Hall of Fame Class of 2020
Doris Bedell is a life-long resident of Albany and Albany High School alumna, Class of 1956. After graduating from The College of Saint Rose with a BS and MS in Elementary Education, her 35 year career with the district began at PS#6 in Arbor Hill. After eight years in the classroom, Bedell served as Project Coordinator for Albany’s Urban Education Program - a statewide initiative that addressed the needs of disadvantaged students and aimed to close the achievement gap. She then went on to serve concurrently as the principal of both PS#5 and PS#7, also in Arbor Hill, until she was named Director of Education at the school now known as Arbor Hill Elementary (a building she also helped to design). From Arbor Hill Elementary, Bedell was promoted to the position of Assistant Director of Elementary Education at the district level. She retired in 1995 and remains active with City Club of Albany, Historic Cherry Hill, Council of Community Services and Albany Metropolitan Outreach Services.
Tracie Killar is a member of the Albany High School Class of 1981. After attending the University at Albany and graduating from The College of Saint Rose, she worked for Albany nonprofits her entire career. In 2015, Killar opened the South End Children’s Cafe (SECC) - a program that has evolved from free meals for families to a full-fledged afterschool program that includes tutoring and extracurricular activities. Under Killar’s direction, SECC has served more than 42,000 free meals and during the COVID-19 pandemic worked to provide families with groceries and necessary household items. Killar often puts in 80 hour weeks and does not take a salary for her work - which she says isn’t work at all, but a “passion.” Killar currently calls Pine Hills home.
Onnolee Smith is the immediate past president of the Albany Fund for Education - a charitable organization that raises money for innovative programs in support of the City School District of Albany. Smith is the mother of two Albany High School graduates, and while most parents drift from involvement once their youngest child leaves a school, she remained not just involved but continued to be a supporter, cheerleader and active fundraiser in support of the district. Smith was an original member of the grassroots community advocacy group People Advocating for Small Schools (PASS), which strongly supported the district's vision for a complete rebuild and renovation of its elementary and middle schools during the 2000s. She has been a board member of the Albany Fund for Education since 2002, and served as president from 2008-18. Under her leadership, the organization has helped to raise more than $200,000 for public school students in Albany. Smith currently calls the New Scotland Avenue neighborhood home.
Theresa Swidorski’s advocacy for City School District of Albany students has spanned more than three decades. Her volunteer work began in 1988, helping to run campaigns for progressive school board candidates. In that year, Swidorski also helped to establish Albany Citizens for Education (ACE), which organized public forums for residents to discuss and learn more about important issues in the district. One year later she formed the Citizens of Albany for Responsible Education (CARE) - a political organization focused on public education. Swidorski ran for a seat on the board of education and was sworn in in 1990, serving as president for two terms. Highlights from Swidorski’s twelve years on the board include the development and passage of the $185-million bond initiative in 2001 that renovated every elementary and middle school in the district and the creation of the magnet school programs. Swidorski continued her advocacy by becoming a board member of the Albany Fund for Education and is the current vice president of the nonprofit organization that raises funds for district schools. Swidorski currently calls the Helderberg neighborhood home.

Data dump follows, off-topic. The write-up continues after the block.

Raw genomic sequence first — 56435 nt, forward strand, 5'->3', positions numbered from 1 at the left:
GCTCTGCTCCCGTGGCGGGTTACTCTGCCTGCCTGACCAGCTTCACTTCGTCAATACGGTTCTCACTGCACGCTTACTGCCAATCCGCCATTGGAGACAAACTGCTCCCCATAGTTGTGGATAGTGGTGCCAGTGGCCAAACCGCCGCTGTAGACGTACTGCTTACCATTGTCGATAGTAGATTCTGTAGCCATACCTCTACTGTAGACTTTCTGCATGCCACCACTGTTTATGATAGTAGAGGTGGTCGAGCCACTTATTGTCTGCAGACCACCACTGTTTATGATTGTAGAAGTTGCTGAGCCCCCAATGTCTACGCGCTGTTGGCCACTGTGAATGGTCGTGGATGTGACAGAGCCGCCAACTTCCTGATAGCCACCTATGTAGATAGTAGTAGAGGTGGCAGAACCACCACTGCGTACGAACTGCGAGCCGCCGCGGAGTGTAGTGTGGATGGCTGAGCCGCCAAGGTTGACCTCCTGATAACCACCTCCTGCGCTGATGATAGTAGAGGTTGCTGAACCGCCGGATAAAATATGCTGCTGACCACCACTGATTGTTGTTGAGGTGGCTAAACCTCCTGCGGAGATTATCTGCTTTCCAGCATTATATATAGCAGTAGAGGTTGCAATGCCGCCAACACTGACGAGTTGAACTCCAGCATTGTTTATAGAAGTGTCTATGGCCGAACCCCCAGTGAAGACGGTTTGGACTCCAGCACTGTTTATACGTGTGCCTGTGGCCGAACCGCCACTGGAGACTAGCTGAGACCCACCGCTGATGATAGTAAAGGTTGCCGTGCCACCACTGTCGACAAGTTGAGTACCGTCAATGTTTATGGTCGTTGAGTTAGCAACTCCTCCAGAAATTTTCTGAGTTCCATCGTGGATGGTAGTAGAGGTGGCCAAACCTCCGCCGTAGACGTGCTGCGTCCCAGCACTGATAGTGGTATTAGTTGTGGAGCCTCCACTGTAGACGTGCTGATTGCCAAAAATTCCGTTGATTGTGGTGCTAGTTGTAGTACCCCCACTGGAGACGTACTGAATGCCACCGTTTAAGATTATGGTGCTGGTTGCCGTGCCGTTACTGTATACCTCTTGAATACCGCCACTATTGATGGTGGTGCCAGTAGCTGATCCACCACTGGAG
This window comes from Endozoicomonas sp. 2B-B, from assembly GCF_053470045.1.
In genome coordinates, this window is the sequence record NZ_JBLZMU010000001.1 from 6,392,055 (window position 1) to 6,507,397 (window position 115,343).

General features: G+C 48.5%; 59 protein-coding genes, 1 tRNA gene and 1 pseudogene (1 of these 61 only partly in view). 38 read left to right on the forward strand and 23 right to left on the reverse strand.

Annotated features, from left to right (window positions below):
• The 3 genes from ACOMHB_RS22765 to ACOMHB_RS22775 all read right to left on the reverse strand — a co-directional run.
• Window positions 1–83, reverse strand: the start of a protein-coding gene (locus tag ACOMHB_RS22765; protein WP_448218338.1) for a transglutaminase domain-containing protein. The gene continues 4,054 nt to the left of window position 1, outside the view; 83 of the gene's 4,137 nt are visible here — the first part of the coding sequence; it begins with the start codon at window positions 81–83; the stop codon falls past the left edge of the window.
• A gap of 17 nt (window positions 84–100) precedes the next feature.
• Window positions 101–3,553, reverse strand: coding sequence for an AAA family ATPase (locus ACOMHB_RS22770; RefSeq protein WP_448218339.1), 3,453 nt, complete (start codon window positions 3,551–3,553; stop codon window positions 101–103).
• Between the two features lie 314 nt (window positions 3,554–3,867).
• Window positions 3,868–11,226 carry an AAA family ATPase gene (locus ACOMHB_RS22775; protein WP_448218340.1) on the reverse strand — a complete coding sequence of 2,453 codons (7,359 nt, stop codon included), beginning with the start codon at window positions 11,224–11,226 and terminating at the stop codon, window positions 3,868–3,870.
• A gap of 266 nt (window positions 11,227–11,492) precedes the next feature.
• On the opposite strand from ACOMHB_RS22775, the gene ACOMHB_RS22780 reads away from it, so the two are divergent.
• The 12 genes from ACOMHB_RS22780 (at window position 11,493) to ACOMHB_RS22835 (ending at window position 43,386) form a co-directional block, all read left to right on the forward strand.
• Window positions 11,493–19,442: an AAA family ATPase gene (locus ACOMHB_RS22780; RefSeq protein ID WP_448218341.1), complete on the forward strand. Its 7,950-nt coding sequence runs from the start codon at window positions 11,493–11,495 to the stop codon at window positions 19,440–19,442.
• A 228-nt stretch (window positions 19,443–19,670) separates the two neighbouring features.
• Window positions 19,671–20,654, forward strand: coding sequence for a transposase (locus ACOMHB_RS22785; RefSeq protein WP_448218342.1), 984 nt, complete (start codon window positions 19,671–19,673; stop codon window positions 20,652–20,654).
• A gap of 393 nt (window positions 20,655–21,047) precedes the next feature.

Theresa Vaughan has been an outstanding contributor to the City School District of Albany for decades - both as a parent-activist and as a fundraiser. Her two sons are Albany High School alumni. In 1998, Vaughan became the founding member of the Albany Fund for Education - a charitable organization that raises money for innovative programs in support of the City School District of Albany. Vaughan is responsible for dozens of new ideas and funding mechanisms that have helped students to learn, grow and succeed over the years. They include, but are not limited to: scholarships, mentoring, college visits, free musical instruments for students who cannot buy or rent one, “Coach as Mentor” programming and bringing students closer to nature via gardening, tree planting and field trips. Vaughan currently calls the Winchester Gables neighborhood home.
Kimberly Wilkins’ career in the City School District of Albany spans 27 years. She graduated from Regents College, the University at Albany and Sage Graduate School and her first job in the district was a social studies teacher at Albany High School. Wilkins was promoted to assistant principal at the former Philip Livingston Middle School in 1996 and then became principal at Pine Hills Elementary School in 2000. When Stephen and Harriet Myers Middle School first opened its doors in 2005, she became the founding principal. In 2016, Wilkins was named interim superintendent, a role she held until moving on to share her expansive education expertise to students across New York State and taking an administrative position with the New York State Education Department - first as Assistant Commissioner for Innovation and School Reform and currently Deputy Commissioner for P12 Instructional Support. Wilkins has volunteered with the Albany District Links, Parson’s Family and Child Center, Albany Junior League and Big Brothers/Big Sisters. She currently calls the Buckingham Lake neighborhood home.